Black LGBTQ people have long made history in America. Why don’t we know the names of these people and places?
The stories of LGBTQ people are some of the most underrepresented in the National Park System. Of the 419 park sites across the country, only Stonewall National Monument in New York specifically honors LGBTQ history. Within this already scant interpretation is another, even more marginalized group — the Black LGBTQ community.
Black LGBTQ people have always been a part of history, yet few of us remember their names. People such as Ma Rainey, Stormé DeLarverie and Amaza Lee Meredith have made extraordinary contributions to American culture, but discrimination, including homophobia in Black historical preservation, has largely erased their stories.
When we bury this history, we rob Black and queer people of heroes to look up to and connections with the past to inform their identities and sense of self-worth. With suicide rates and attempts significantly higher among LGBTQ youth than their heterosexual peers, it is especially critical that we give our youth real opportunities to understand and connect with their own history.
In 2016, the National Park Service studied LGBTQ sites of national importance to examine the possibility of including them in the park system. The study identified six sites of particular importance to the Black LGBTQ community. These sites, which are all on the National Register of Historic Places, represent only a small glimpse into the queer Black experience in this country, and it is important that we experience this sliver of a much larger history.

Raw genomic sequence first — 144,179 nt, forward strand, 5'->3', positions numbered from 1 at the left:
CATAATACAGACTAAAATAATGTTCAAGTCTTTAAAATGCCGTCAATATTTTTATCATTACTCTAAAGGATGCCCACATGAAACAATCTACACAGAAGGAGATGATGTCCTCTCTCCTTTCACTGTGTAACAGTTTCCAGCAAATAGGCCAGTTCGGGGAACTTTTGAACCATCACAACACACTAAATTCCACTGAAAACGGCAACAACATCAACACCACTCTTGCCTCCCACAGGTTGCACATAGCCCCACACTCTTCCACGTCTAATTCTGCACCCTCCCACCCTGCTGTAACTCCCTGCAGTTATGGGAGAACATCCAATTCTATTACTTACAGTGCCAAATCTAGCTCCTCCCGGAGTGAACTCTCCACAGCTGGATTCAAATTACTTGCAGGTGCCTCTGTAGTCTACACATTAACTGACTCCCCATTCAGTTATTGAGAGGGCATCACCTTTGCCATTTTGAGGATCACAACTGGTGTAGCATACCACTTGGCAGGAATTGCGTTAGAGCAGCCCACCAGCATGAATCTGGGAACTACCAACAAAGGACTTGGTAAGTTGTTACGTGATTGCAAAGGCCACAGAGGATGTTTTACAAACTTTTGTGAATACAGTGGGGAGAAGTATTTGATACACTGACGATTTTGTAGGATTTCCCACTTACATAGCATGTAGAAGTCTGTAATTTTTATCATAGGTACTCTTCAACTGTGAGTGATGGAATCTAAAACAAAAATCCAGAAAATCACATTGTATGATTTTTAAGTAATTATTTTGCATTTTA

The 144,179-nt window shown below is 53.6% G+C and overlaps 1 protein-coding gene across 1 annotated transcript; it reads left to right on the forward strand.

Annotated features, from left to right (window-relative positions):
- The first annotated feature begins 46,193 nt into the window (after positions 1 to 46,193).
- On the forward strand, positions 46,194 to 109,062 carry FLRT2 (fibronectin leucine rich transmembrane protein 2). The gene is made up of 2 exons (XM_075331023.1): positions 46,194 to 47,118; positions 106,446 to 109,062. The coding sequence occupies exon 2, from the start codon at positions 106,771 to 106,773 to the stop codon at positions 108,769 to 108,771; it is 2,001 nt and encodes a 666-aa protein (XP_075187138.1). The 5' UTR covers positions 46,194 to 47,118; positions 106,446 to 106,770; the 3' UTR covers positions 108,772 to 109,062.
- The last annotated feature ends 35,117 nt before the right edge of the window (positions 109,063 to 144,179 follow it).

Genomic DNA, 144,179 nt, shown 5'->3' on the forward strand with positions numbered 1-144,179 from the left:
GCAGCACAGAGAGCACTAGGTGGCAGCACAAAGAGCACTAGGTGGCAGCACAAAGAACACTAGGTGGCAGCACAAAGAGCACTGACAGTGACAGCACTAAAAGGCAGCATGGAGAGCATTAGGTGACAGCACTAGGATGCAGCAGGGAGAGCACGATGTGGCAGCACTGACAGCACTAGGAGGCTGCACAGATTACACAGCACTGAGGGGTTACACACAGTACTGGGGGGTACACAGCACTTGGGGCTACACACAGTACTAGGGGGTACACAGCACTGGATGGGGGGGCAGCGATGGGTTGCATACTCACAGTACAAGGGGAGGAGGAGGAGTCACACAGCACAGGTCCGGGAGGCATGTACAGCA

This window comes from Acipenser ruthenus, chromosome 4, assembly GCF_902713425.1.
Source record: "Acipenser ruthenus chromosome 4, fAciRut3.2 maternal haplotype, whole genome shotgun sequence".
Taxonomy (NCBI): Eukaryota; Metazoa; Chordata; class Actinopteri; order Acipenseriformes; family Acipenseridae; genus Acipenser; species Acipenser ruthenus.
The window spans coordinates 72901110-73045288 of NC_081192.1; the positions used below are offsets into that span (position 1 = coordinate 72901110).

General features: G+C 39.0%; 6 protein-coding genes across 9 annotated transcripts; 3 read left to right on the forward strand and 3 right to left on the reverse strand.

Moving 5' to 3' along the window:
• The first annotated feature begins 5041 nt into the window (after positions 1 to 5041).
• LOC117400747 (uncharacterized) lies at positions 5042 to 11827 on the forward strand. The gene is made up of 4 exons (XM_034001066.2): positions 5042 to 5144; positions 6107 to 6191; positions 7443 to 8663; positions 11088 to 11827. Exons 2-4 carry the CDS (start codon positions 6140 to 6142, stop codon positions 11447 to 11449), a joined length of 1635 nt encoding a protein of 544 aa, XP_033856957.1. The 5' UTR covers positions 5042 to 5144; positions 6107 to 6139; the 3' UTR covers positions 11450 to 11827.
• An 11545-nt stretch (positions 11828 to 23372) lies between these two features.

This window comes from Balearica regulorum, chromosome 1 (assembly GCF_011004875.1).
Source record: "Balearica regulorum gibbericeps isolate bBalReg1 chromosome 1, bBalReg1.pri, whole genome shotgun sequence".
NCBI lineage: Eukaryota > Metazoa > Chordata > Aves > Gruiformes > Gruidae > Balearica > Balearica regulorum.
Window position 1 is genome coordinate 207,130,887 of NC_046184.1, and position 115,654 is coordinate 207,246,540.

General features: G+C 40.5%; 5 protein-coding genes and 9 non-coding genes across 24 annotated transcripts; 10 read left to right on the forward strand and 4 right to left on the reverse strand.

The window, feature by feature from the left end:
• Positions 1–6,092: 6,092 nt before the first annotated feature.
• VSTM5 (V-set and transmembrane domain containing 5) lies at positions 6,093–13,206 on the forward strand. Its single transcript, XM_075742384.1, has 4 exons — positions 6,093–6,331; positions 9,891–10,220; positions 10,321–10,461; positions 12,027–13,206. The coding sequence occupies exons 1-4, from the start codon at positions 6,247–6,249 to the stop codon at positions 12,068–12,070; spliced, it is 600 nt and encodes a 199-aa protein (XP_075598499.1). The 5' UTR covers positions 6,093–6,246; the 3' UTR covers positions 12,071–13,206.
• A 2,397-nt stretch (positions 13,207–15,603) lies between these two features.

Our federal government has discriminated against Black LGBTQ people in myriad and often brutal ways. That one federal agency is now beginning to recognize these sites is incredibly powerful and affirming.
Bayard Rustin residence, New York, New York
Defying stigma and stereotype, Bayard Rustin was an openly gay man who served as an integral part of the Civil Rights Movement of the 1960s. Rustin was essential in organizing the Freedom Rides of the early 1960s, the Southern Christian Leadership Conference and the 1963 March on Washington. He worked closely with all of the major civil rights organizers at the time, including A. Philip Randolph, Ella Baker and Dr. Martin Luther King Jr. However, he was a socialist and a gay man at a time when both were widely considered unacceptable. Rustin, a close associate and advisor to Dr. King in the early 1960s, saw his role diminish as King and other civil rights leaders found his political views and sexual orientation to be increasingly problematic. Despite this, his uncompromising strength and integrity shaped the civil rights struggles and victories of the 1960s and provided the foundation for the civil rights battles of today.
Residence of Gertrude “Ma” Rainey, Columbus, Georgia
“Ma” Rainey, the “Mother of the Blues,” was unabashedly vocal about her sexuality in the early 1900s. As an influential musician and one of the earliest blues artists to record her performances, she explicitly expressed her sexuality through the lyrics of her songs. In her famous song “Prove It on Me Blues,” she sings: “Went out last night with a crowd of my friends, they must’ve been women, ’cause I don’t like no men.” Although she was hardly subtle, retrospective interpretation of Rainey and her music consistently washes over her love of women — a reflection of post-jazz-era homophobia in Black preservation movements, not of attitudes at the time, when she enjoyed broad popularity and acceptance. Her famous mentee Bessie Smith (known as the “Empress of Blues”) also had many relationships with women while adopting a heterosexual persona for the public, as did other popular artists at the time, including Alberta Hunter, Josephine Baker and Ethel Waters.
The Apollo Theater, New York, New York